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Taklamakan (तकला मकान), also known as Taklimakan and Teklimakan, is a desert in southwest Xinjiang Uyghur Autonomous Region, northwest China.


It is bounded by the Kunlun Mountains to the south, the Pamir Mountains and Tian Shan (ancient Mount Imeon) to the west and north, and the Gobi Desert to the east.


The name may be an Areeb Uyghur borrowing of the Arabic tark, "to leave alone/out/behind, relinquish, abandon" + makan, "place".[1][2]

Another plausible explanation suggests it is derived from Turki taqlar makan, describing "the place of ruins".[3][4]


There is very little water in the Taklamakan Desert and it is hazardous to cross. Merchant caravans on the Silk Road would stop for relief at the thriving oasis towns.

It was in close proximity to many of the ancient civilizations—to the Northwest is the Amu Darya basin, to the southwest the Afghanistan mountain passes lead to Iran and India, to the east is China, and even to the north ancient towns like Almaty can be found.

The key oasis towns, watered by rainfall from the mountains, were Kashgar, Marin, Niya, Yarkand, and Khotan (Hetian) to the south, Kuqa and Turpan in the north, and Loulan and Dunhuang in the east.[5] Now, many, such as Marin and Gaochang, are ruined cities in sparsely inhabited areas in the Xinjiang Autonomous Region of the People's Republic of China.[6]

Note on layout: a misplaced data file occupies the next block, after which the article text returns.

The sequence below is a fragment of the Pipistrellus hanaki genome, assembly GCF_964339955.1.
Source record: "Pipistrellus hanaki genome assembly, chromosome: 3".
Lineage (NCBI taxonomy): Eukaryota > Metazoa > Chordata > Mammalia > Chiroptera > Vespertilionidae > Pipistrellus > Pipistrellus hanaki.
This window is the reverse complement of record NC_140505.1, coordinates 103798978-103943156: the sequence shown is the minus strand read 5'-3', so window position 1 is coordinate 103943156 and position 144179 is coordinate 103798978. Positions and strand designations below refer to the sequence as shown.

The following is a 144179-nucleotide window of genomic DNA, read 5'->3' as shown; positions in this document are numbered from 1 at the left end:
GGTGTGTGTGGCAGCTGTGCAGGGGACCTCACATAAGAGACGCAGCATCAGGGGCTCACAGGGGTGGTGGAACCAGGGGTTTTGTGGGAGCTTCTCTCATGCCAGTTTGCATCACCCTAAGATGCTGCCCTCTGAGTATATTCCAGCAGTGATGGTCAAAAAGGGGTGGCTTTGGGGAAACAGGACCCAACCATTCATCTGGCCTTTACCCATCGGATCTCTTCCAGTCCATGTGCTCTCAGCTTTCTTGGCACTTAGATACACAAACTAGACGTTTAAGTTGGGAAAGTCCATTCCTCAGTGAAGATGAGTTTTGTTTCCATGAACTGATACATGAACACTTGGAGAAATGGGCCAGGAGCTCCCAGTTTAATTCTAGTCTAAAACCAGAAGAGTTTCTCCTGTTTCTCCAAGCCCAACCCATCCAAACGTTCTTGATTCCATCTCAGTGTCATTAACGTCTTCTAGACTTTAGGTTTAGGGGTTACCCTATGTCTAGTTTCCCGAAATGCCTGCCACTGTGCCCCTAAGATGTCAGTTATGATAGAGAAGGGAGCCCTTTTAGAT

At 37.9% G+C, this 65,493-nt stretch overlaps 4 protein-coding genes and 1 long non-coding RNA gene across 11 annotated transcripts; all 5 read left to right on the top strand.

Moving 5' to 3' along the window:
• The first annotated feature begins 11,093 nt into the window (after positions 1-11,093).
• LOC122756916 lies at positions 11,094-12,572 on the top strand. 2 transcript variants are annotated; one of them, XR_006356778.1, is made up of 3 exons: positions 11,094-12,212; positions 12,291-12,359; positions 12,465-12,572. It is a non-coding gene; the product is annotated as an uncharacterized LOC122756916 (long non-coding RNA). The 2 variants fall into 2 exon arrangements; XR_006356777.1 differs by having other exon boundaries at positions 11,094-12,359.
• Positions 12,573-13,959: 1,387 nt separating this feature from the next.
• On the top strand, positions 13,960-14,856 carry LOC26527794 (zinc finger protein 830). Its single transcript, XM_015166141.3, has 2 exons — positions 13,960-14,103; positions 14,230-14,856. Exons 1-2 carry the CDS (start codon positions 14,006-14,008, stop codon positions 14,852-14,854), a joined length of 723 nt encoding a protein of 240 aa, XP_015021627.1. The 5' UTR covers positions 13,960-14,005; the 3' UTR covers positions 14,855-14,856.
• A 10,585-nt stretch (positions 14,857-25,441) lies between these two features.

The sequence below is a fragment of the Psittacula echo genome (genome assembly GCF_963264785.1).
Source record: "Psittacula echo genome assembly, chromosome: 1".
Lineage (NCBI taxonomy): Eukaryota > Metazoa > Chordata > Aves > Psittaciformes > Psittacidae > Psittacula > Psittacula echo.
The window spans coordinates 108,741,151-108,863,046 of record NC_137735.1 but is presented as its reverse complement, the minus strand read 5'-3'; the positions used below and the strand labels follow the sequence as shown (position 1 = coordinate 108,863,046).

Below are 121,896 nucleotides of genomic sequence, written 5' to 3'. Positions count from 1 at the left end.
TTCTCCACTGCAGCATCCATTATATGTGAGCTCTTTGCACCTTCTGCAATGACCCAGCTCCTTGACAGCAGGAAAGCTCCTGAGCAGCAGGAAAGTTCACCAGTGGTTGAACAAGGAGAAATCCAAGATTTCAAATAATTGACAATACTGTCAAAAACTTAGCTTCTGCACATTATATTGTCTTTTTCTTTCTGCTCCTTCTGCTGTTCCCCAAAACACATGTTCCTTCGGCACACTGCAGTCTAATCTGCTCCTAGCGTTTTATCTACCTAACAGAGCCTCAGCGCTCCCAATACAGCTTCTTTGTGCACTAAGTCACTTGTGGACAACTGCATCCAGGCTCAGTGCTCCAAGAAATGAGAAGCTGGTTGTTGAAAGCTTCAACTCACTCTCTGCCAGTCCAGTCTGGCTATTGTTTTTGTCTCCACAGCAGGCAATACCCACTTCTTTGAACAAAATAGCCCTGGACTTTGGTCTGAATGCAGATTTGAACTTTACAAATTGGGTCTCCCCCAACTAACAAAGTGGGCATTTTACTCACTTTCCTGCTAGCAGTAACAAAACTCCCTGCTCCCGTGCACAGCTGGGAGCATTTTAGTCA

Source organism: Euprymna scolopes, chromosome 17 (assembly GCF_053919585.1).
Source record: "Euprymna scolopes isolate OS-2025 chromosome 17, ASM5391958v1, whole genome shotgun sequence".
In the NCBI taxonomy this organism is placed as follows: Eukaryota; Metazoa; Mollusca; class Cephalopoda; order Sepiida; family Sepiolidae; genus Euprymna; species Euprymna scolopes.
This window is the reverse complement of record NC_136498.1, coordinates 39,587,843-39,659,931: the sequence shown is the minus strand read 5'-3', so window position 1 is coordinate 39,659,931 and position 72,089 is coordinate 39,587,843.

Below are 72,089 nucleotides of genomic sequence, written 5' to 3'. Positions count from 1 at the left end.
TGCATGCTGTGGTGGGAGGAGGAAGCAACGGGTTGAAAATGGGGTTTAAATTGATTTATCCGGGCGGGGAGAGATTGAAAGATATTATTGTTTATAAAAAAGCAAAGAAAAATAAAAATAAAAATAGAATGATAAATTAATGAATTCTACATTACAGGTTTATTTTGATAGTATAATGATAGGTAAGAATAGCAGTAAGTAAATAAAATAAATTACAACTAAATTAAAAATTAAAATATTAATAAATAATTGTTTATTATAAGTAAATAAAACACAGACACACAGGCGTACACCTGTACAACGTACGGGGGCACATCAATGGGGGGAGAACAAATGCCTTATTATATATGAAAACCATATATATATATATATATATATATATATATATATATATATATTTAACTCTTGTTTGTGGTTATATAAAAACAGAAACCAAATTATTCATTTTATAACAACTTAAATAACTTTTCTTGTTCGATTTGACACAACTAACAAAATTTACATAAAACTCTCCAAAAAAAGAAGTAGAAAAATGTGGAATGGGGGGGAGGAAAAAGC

The archaeological treasures found in its sand-buried ruins point to Tocharian, early Hellenistic, Indian, and Buddhist influences. Its treasures and dangers have been vividly described by Aurel Stein, Sven Hedin, Albert von Le Coq, and Paul Pelliot.[7]

Mummies, some 4000 years old, have been found in the region.

Later, the Taklamakan was inhabited by Turkic peoples. Starting with the Tang Dynasty, the Chinese periodically extended their control to the oasis cities of the Taklamakan Desert in order to control the important silk route trade across Central Asia. Periods of Chinese rule were interspersed with rule by Turkic, Mongol and Tibetan peoples. The present population consists largely of Turkic Uyghur people.

External links


  1. E.M. Pospelov, Geograficheskiye nazvaniya mira (Moscow, 1998), p. 408.
  2. Gunnar Jarring,'The Toponym Takla-makan', Turkic Languages vol 1, 1997, pp 227-40.
  3. Tamm (2011), p. 139.
  4. "Takla Makan Desert at TravelChinaGuide.com"
  5. Ban, Paul G. The Atlas of World Archeology. New York: Check mark Books. pp. 134&n dash; 135. ISBN 0-8160-4051-6.
  6. The Silk Road: Trade, Travel, War and Faith
  7. Ban, Paul G. The Atlas of World Archeology. New York: Check mark Books. pp. 134&n dash; 135. ISBN 0-8160-4051-6.

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